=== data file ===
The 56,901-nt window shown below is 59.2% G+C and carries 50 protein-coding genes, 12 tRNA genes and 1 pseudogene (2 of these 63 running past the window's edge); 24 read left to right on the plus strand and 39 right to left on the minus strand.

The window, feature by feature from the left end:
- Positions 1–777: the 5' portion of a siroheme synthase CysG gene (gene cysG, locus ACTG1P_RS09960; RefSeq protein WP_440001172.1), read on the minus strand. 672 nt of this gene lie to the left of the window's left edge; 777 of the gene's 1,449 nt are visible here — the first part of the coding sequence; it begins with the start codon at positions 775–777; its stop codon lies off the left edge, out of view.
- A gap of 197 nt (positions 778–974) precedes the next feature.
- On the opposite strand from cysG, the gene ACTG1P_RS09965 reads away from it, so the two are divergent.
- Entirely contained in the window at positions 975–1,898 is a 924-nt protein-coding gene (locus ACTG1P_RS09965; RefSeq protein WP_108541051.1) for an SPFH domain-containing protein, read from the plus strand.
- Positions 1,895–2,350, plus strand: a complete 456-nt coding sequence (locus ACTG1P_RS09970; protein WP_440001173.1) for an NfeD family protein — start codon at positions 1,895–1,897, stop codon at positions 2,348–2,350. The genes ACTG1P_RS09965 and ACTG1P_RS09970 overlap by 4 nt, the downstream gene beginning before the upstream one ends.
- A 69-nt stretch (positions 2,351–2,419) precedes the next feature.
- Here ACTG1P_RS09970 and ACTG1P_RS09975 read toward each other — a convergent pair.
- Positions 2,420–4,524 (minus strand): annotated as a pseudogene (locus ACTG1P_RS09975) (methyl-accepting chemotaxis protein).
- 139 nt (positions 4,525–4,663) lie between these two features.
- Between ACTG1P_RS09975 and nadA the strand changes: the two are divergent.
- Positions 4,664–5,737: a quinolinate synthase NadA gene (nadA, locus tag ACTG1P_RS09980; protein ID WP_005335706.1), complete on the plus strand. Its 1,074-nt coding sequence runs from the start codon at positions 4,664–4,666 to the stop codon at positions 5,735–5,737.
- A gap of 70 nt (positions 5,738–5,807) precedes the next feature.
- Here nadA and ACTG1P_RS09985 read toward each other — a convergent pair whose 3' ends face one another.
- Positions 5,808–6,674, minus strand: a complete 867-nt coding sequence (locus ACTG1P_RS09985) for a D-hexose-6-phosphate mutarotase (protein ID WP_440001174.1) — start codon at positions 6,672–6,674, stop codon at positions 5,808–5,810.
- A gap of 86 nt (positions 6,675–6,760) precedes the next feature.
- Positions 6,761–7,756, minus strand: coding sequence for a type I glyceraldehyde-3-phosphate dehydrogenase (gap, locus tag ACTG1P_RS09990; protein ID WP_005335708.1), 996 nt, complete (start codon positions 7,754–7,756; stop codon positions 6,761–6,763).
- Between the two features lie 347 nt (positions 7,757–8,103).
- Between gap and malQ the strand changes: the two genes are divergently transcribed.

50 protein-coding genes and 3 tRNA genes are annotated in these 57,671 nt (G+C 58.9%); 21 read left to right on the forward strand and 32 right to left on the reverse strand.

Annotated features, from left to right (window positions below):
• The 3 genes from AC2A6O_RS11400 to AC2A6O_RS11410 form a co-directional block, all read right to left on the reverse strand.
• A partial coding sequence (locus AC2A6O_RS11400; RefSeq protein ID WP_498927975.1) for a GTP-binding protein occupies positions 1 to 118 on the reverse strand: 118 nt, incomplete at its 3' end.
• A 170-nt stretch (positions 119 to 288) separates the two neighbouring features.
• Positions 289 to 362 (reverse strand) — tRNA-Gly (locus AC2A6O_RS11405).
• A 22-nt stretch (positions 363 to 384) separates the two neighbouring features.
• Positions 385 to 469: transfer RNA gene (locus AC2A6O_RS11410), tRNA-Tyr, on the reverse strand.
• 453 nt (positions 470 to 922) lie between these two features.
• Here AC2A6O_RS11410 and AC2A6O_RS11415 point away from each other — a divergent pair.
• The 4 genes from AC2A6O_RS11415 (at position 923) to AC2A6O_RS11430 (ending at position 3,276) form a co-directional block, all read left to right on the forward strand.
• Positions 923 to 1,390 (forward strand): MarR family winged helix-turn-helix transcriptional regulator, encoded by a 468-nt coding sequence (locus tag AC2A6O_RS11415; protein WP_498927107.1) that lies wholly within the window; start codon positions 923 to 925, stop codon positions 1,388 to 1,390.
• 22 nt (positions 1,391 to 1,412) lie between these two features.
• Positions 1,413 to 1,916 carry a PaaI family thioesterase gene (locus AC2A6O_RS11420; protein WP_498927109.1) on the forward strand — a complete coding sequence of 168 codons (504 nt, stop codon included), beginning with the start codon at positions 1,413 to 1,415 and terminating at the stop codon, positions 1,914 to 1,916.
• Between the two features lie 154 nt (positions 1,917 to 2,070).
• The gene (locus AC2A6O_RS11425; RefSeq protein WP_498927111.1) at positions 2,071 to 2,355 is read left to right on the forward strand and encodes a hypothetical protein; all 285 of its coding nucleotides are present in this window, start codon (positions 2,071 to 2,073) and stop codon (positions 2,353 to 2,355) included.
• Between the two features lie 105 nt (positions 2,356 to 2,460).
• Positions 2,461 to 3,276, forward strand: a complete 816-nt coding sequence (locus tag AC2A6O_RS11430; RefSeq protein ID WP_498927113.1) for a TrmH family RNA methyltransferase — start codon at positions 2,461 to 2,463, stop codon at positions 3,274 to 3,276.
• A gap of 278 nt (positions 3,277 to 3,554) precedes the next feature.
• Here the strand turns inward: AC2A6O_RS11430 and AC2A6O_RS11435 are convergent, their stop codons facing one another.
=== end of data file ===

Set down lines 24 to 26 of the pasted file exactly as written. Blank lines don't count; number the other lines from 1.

• A partial coding sequence (locus AC2A6O_RS11400; RefSeq protein ID WP_498927975.1) for a GTP-binding protein occupies positions 1 to 118 on the reverse strand: 118 nt, incomplete at its 3' end.
• A 170-nt stretch (positions 119 to 288) separates the two neighbouring features.
• Positions 289 to 362 (reverse strand) — tRNA-Gly (locus AC2A6O_RS11405).